Theologians consume words. They are the building blocks of theology. I am no theologian, I do however listen to them and I read what they write. I consider pastors to be professional theologians.
Often I hear some pastors describe the Gospel as "trumping" the Law. Now, I think I know what they are saying, they are implying that mercy triumphs over judgment. Put it this way, let us say they are possibly implying that.
However, trumping sometimes carries the notion of trashing or overriding and a layman might get the impression that the Law is a bad thing, something that must be despised, rejected. When that happens, one has become an antinomian.
Hmmm. Is something bad because it makes me feel no good? How can an evil thing condemn another evil thing?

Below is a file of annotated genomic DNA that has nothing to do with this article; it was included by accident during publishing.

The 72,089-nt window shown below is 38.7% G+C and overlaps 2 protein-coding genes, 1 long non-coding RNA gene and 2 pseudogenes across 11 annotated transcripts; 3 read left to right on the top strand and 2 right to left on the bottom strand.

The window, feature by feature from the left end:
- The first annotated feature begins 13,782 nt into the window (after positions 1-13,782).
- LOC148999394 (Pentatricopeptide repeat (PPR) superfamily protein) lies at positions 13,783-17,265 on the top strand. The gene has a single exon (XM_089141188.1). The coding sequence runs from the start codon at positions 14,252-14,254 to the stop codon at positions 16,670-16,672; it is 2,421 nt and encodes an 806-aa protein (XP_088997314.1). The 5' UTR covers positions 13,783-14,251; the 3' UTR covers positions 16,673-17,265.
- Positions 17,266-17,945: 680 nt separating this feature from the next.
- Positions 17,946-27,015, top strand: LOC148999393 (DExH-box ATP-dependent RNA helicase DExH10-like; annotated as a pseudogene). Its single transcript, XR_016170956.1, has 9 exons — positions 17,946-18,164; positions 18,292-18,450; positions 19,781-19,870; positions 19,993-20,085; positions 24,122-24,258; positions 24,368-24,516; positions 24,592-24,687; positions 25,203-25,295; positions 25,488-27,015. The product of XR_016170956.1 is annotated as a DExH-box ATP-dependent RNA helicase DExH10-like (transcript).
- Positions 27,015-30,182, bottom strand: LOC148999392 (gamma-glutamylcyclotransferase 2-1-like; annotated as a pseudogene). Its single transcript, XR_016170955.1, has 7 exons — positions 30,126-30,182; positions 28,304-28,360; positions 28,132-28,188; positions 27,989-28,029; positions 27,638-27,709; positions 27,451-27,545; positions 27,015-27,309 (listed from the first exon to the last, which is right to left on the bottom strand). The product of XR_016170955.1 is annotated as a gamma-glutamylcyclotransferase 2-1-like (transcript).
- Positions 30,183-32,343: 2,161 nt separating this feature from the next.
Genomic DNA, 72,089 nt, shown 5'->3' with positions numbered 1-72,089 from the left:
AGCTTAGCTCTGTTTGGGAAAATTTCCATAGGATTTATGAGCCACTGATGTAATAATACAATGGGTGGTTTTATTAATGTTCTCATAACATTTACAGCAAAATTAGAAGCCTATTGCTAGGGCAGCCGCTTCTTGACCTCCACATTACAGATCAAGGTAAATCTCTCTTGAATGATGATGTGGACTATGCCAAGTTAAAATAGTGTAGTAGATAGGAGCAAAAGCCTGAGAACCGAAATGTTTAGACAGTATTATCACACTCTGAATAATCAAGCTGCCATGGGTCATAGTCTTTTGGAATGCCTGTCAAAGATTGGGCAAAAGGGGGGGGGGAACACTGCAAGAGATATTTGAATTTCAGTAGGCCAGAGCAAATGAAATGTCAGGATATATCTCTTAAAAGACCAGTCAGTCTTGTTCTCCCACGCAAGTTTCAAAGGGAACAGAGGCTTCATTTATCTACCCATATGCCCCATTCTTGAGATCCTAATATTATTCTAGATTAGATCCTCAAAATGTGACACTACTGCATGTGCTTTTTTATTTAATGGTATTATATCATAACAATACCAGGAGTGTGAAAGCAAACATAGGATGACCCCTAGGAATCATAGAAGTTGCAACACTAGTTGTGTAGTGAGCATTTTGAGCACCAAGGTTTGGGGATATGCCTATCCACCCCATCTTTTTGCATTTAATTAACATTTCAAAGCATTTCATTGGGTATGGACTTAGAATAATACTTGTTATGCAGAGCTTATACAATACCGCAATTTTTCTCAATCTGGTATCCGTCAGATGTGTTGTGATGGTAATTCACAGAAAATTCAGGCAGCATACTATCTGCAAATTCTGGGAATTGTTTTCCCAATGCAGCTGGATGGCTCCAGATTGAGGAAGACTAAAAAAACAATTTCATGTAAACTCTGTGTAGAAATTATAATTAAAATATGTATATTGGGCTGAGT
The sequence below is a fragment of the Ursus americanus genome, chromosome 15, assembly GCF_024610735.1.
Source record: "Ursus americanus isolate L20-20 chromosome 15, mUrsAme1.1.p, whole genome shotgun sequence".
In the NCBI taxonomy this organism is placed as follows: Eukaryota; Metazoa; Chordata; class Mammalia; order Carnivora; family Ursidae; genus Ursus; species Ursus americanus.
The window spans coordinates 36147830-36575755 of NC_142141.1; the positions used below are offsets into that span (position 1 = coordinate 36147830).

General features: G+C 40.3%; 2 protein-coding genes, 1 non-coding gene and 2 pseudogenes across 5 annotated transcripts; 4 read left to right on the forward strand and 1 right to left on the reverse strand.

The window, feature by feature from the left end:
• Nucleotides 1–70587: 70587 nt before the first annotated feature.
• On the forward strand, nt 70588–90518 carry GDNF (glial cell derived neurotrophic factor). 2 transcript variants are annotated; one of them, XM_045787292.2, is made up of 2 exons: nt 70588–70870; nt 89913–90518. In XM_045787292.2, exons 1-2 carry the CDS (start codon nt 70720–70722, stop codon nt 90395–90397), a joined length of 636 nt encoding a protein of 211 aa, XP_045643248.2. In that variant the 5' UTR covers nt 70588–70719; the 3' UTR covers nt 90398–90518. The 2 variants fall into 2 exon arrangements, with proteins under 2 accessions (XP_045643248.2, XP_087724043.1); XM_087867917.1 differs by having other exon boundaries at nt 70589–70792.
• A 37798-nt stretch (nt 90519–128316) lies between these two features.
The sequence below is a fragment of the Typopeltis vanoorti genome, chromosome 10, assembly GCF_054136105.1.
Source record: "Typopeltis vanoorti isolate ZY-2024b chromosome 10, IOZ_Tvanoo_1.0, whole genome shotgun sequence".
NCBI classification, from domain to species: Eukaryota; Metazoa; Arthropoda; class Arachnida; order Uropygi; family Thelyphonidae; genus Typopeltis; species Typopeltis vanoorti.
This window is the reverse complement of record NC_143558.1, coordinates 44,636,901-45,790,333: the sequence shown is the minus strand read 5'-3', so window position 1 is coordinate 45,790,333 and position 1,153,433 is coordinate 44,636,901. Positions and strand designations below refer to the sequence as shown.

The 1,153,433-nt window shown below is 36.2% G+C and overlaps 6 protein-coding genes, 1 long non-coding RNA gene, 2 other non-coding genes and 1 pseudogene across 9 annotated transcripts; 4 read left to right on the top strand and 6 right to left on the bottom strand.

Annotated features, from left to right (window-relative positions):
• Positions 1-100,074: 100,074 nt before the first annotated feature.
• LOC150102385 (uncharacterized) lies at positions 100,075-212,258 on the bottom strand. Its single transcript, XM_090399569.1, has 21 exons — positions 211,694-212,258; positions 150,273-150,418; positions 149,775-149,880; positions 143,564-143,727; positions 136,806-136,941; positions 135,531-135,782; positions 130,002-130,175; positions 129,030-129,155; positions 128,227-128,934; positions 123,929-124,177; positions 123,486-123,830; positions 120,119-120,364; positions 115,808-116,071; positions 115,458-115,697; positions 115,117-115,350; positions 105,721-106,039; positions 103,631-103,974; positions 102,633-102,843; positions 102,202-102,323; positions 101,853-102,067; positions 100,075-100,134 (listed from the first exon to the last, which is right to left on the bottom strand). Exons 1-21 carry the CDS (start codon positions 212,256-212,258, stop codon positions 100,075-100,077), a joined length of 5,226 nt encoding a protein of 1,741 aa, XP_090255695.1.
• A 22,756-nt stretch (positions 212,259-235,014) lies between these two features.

Reading St. Paul's letters, I could not say that he ever ones hinted that the Law is bad thing. His words do not go there. Read Rom 7:7, 12.
It does not serve well if one gives the impression that since the Gospel has come, the Law must be condemned. Rather St. Paul speaks of sin that is to be condemned, not the Law. St. Paul repeatedly said that the Law is good.
For sure, I am condemned by the Law, but though it condemns me, it is a very very good thing for it makes me run to the Gospel such that Christ might shelter me, cover me with his righteousness and shield me.
So does it have to be bad, because I am no good? Nope.